Will Century City ever be anything besides a car-centric, high-rise office campus? As the half-century-old neighborhood, carved out of the old Fox movie lot, prepares for more mid- and high-rise development, anyone sane is hoping Century City can evolve with the more pedestrian-friendly times. But it will take an enormous force of will to tackle CC's hostility toward anything without a motor, as it was built in the car-crazy Twentieth Century, with streets so wide it feels like crossing the Ganges River. The traffic in nearby residential neighborhoods often backs up because of the lack of freeway access, and rail service (via the Purple Line) is still more than a decade away. New, more human-scale development is not really on the horizon, either—almost every parcel in CC is already built out, under-construction, or earmarked for development. Here's a look at the few projects on the way:
· The under-construction 10000 Santa Monica Boulevard, a luxury apartment tower that will drop 283 units in the neighborhood, sits on CC's eastern end. It's always good to have a balance of residents and jobs, the latter of which is in no short supply in the neighborhood (the Census indicates the neighborhood is only home to about 2,400 people). But the 40-story tower is being built without groundfloor retail, which will not create many new pedestrians in the area.
· A few blocks away, Australian mall developer Westfield just build a new parking garage (great), and scaled down a planned 39-story tower to a 15-story mall/luxury residential building on the site of the current Westfield Century City. The chop is partially duty to local NIMBYs demanding less density, a common refrain in the area.
· Residents are mostly ok with developer Century Associates upgrade of the Hyatt Regency Century Plaza, which will be accompanied by two new 46-story high-rises; people like that the plan preserves the distinctive, 48-year-old hotel. It also includes a 100,000-square-foot public plaza and two acres of open space, which could actually enliven the pedestrian experience in this section of the neighborhood.
· Then, there's the long-bandied about project at Constellation Avenue and Avenue of the Stars; what was once two 47-story residential towers will now be a 37-story mixed-use tower designed by Johnson Fain. The traffic-averse are coming out swinging, but developer JMB Realty is touting $4-million in traffic studies and transportation improvements, including a free shuttle from the Expo Line (ostensibly the Westwood station that opens in a year or two), which is about two miles away.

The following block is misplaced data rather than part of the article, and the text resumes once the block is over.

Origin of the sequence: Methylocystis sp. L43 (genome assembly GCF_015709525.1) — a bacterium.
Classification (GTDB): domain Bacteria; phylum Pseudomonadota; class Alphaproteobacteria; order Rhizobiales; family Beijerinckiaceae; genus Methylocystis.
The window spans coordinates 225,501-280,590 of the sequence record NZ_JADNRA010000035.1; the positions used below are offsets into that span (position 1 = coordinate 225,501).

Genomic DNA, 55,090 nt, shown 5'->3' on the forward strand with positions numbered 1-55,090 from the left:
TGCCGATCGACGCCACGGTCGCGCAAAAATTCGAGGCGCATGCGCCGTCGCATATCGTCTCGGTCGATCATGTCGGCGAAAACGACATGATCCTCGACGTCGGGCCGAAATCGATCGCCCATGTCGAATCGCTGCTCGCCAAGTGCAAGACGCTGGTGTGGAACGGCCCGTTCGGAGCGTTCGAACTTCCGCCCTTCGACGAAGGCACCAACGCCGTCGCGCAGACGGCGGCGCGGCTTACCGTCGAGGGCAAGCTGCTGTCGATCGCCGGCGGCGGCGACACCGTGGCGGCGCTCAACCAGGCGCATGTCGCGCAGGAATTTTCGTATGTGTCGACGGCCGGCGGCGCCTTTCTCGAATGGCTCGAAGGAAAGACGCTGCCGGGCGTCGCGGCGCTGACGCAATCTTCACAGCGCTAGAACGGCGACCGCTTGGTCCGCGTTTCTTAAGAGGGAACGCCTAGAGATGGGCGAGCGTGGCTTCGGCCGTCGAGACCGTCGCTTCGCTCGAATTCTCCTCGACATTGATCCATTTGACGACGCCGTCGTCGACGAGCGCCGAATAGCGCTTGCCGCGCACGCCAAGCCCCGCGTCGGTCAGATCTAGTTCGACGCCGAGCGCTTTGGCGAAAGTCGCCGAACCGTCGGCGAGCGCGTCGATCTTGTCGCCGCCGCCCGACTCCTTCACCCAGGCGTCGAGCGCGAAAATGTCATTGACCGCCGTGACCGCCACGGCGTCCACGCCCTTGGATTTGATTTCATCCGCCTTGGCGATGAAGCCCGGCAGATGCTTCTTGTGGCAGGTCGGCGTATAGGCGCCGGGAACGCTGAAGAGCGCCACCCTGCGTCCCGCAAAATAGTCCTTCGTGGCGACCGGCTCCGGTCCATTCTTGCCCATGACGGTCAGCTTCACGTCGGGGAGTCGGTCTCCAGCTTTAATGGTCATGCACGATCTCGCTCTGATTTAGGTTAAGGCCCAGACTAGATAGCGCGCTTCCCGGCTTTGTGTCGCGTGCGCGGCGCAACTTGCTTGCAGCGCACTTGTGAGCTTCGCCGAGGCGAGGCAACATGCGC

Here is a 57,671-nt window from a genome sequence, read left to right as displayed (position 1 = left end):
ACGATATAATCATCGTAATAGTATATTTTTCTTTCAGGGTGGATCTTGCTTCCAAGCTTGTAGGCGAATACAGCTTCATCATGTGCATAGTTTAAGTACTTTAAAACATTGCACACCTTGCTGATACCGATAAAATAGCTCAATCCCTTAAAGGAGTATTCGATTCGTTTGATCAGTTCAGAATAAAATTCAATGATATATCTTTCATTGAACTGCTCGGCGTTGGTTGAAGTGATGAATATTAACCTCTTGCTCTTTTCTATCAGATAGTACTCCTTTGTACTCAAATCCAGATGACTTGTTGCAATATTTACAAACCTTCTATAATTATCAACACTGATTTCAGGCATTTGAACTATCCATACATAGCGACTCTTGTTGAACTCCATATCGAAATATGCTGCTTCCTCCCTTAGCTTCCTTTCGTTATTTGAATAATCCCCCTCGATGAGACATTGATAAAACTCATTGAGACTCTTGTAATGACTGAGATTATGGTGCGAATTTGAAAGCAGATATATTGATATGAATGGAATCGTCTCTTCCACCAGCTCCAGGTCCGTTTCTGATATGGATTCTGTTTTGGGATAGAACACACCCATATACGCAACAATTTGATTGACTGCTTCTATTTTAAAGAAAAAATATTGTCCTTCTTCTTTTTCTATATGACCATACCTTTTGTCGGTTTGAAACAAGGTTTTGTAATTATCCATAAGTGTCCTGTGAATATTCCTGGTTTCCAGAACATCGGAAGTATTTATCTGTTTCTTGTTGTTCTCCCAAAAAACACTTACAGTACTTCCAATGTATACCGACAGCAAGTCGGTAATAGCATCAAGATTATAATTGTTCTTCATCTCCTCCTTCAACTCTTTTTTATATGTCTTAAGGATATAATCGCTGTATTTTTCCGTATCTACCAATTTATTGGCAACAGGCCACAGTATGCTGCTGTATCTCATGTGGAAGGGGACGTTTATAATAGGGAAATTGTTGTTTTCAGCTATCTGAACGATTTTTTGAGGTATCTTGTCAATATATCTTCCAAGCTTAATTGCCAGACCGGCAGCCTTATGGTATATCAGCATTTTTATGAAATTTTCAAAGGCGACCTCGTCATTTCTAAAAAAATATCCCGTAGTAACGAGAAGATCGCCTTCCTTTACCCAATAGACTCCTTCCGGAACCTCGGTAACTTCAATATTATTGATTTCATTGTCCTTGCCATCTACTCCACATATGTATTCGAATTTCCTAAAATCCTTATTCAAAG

· The tower will also sit on top of the Purple Line's future Century City station, which should open in 2026. The tower could possibly include an extra portal for the station or riders might ascend straight into the building. (In fact, Beverly Hills NIMBYs had some nonsensical accusations that Metro was building the Century City station there because they were in cahoots with JMB).
The Purple Line will certainly take hundreds, if not thousands, of cars off Century City roads every day, but the city clearly needs to step in here and make some infrastructure changes in the interim. Number one would be to shrink the roads and widen the sidewalks. Number two could be allowing more food trucks, kiosks, and street-level amenities to the neighborhood, so it doesn't seem so imposing to walk from one end of the CC to the other—it's really not much bigger than a half-mile wide and a half-mile long.
· Do All Roads in Century City's Future Lead to More Traffic? [LAT]
· Ground Finally Breaks on 40-Story 10000 SMB in Century City [Curbed LA]
· New Century Plaza Hotel Plan Trying For Century City Walkability [Curbed LA]
· Century City Center Planning All Kinds of Purple Line Goodies [Curbed LA]